Lagardère CEO: Sports to play large role in company’s growth
“We have conversations every day on ways to grow the business,” Lagardère wrote in a letter to SportsBusiness Journal this month. “I hold firm with my statement that I strongly believe that sports will play a large role in the future of Lagardère. I believe in it.”
Lagardère declined to comment on his specific discussions or targeted areas of growth. He indicated, however, that the company’s NFL practice, which represents about 70 players, including Eric Fisher, the No. 1 pick in last month’s draft, is the model he intends to replicate in other sports.
|Arnaud Lagardère praised Joel Segal (left), the firm’s president of football, who celebrated at this year’s draft with Eric Fisher, Lagardère’s first No. 1 NFL draft pick.
Arnaud Lagardère does not usually speak to the media, but responded to questions submitted in writing by SportsBusiness Journal earlier this month to talk about his plans in the U.S. sports business generally, as well as his personal reaction to representing Fisher, the University of Central Michigan offensive tackle who was selected with the first pick by the Kansas City Chiefs.
“To me, personally, Joel representing Eric Fisher is symbolic of what we strive to achieve every day here at Lagardère Unlimited,” he wrote. “It evidences what you can accomplish when you put the right people in place to lead and represents the market position Lagardère Unlimited will eventually find itself. … I was so proud of Lagardère Unlimited representing the #1 overall pick in the most popular sport in America. You may not know this, but I have a true love for American football.”
Segal, in a telephone interview, said that he speaks often with Lagardère about the NFL. “Arnaud and I have talked about football and he has favorite players and he has come to the Super Bowl,” Segal said. But Segal said he did not tell Lagardère beforehand that Fisher might go No. 1. “I knew we had a good draft coming, but I am also cautious,” Segal said. “I would rather underpromise and overdeliver.”
In addition to Fisher, Segal and Lagardère also represent wide receiver Tavon Austin, picked No. 8 by the St. Louis Rams, and linebacker Jarvis Jones, taken at No. 17 by the Pittsburgh Steelers.
Lagardère, in a three-page letter dated May 17, praised Segal’s performance in the draft overall and said he expects him to remain with the company for many years. “As a company, in the U.S., we have only been together for just over 3 years. To have the #1 pick in our infancy sets a standard for what I expect from our other divisions for years to come. Joel has set a high bar.” (Segal agreed to a multiyear extension with Lagardère in January 2012.)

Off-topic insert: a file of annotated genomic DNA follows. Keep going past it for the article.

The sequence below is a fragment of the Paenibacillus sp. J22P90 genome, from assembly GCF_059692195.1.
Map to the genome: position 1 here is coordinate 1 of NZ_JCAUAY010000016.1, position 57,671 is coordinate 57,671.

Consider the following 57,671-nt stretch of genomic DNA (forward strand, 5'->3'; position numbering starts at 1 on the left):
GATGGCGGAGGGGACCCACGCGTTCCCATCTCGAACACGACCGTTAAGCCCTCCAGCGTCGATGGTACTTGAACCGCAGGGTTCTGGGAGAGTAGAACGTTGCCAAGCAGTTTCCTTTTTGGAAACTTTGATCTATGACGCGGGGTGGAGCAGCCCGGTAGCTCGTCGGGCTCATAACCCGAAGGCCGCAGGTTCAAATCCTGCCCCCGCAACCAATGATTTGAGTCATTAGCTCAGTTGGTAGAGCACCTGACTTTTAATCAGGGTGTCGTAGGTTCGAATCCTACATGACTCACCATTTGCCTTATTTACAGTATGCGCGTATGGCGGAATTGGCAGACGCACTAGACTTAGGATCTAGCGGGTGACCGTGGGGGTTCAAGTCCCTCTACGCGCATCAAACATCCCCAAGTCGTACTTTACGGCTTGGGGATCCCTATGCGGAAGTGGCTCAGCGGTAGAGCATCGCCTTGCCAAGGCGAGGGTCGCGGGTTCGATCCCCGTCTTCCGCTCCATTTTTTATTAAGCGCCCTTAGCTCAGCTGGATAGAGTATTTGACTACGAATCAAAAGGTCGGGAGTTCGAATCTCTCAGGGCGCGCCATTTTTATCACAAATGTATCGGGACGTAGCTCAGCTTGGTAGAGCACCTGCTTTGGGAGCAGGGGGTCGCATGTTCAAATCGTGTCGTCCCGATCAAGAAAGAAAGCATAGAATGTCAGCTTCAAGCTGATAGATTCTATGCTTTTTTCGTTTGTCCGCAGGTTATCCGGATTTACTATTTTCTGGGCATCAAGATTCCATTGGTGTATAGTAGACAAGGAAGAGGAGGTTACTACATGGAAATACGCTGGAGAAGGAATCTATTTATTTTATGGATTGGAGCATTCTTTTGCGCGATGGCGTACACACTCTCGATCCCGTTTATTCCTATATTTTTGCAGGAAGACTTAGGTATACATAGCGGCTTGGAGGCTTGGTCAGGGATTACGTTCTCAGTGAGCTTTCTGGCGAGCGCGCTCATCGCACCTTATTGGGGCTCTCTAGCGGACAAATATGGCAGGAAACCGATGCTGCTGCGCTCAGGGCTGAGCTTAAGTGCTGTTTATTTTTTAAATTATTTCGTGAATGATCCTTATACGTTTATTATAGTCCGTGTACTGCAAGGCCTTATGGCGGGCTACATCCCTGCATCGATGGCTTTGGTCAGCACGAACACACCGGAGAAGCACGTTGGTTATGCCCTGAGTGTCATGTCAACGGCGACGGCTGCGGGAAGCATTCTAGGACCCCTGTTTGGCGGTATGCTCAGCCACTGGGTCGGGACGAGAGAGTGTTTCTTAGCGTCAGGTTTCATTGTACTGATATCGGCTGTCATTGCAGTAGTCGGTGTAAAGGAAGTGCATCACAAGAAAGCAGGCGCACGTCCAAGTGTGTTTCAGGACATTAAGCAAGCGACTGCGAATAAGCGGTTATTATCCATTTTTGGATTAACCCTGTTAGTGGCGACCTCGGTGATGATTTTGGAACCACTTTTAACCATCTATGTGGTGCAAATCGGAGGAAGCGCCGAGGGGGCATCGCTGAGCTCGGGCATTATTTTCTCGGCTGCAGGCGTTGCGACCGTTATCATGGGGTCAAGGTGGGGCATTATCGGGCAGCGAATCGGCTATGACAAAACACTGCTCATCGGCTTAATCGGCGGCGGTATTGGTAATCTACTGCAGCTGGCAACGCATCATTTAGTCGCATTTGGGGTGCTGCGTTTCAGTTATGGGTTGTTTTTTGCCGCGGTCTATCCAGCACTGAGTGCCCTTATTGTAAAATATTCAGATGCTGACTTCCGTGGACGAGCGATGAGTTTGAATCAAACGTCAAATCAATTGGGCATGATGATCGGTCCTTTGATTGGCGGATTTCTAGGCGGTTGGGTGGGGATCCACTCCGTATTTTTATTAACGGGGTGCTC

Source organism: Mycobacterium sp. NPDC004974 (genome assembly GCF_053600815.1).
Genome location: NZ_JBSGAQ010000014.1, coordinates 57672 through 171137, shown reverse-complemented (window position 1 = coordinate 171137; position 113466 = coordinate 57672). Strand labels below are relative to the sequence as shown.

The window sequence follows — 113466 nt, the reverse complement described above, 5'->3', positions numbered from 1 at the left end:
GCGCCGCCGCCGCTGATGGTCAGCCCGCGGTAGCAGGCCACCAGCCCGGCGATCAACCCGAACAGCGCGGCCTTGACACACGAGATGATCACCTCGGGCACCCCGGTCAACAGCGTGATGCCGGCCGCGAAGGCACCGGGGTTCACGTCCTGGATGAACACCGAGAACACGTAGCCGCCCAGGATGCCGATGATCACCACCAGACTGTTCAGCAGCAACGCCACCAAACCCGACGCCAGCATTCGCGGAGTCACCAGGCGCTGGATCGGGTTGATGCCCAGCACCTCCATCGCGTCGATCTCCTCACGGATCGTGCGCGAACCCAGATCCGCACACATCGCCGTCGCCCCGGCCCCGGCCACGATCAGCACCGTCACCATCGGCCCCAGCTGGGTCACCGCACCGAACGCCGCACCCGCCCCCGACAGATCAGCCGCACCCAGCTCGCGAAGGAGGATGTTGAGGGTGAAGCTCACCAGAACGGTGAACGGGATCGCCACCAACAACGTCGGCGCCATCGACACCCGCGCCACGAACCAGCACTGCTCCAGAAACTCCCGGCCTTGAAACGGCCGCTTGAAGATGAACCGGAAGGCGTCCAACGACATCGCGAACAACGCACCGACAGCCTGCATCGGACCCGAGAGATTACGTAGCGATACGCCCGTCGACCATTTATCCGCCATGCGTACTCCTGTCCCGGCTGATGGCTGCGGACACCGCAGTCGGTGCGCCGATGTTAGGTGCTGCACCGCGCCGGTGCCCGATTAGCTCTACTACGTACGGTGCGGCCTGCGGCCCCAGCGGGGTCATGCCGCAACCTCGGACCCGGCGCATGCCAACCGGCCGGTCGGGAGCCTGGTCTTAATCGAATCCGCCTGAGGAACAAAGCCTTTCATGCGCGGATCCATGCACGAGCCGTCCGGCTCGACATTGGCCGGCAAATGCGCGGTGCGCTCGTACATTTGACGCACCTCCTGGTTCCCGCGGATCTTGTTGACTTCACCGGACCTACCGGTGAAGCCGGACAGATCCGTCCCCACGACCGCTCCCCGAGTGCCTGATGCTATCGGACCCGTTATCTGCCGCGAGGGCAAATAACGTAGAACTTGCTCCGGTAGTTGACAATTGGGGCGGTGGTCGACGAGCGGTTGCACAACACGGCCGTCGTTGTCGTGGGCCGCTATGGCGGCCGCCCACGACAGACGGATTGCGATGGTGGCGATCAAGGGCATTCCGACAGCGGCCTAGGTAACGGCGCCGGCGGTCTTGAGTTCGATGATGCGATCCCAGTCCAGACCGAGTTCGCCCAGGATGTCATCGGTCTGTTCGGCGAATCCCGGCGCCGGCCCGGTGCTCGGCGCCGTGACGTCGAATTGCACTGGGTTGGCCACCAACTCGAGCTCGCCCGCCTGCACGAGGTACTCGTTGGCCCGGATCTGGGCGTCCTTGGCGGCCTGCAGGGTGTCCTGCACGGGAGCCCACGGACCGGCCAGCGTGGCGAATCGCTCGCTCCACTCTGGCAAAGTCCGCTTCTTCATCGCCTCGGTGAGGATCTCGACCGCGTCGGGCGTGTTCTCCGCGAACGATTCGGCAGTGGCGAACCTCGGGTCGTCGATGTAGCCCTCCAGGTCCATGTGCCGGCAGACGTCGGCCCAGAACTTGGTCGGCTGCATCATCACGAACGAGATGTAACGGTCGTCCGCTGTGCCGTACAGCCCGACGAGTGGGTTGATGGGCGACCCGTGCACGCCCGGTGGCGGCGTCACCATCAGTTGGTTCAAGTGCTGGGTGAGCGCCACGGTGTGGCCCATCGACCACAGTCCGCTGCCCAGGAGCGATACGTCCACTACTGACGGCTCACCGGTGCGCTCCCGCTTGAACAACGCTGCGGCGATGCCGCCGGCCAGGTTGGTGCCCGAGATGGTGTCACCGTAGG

In his letter, Lagardère repeatedly praised Segal’s passion for representing clients and his people skills. “Joel has an amazing innate ability to relate to anyone in a room — whether that means the CEO of a company, an NFL owner, coach, or a prospect and his mom and dad,” Lagardère wrote.
“The sports representation business is a people business — I understand that,” Lagardère wrote. He said that although he intends to grow the company, finding the right people was key to future success.
In addition to its major NFL representation practice, Lagardère Unlimited represents tennis players, baseball players, basketball players and golfers. It acquired the former Gaylord Sports Management, a major golf rep firm, in 2012. Also in 2012, Dan Fegan, a prominent NBA agent who was part of Lagardère’s acquistion of BEST, left the company when his deal was up. (Fegan joined Relativity Sports this year.)
Since then there has been speculation in the industry that Lagardère would acquire a major NBA practice, and in April the New York Post reported that Lagardère was eyeing an acquisition of Excel Sports Management, a company that represents NBA and MLB players as well as golfers. In response to the report, Excel President Jeff Schwartz said there was no truth to Excel being sold to Lagardère or any other company.
Asked about that report, as well as speculation in the industry about Excel, Lagardère wrote, “As you can imagine, we do not speak publicly about the identity of any acquisitions or non-acquisitions.”
Lagardère said he has no intention of selling the U.S. sports business, and added that he has been approached by many people who wish to join Lagardère Unlimited. Although Lagardère would not divulge details, he wrote he is seeking out ways to complement the existing platform, either by expanding into new lines of business or growing existing divisions.
“If it is a good fit for the existing platform and future of our platform, we will act aggressively,” he said.
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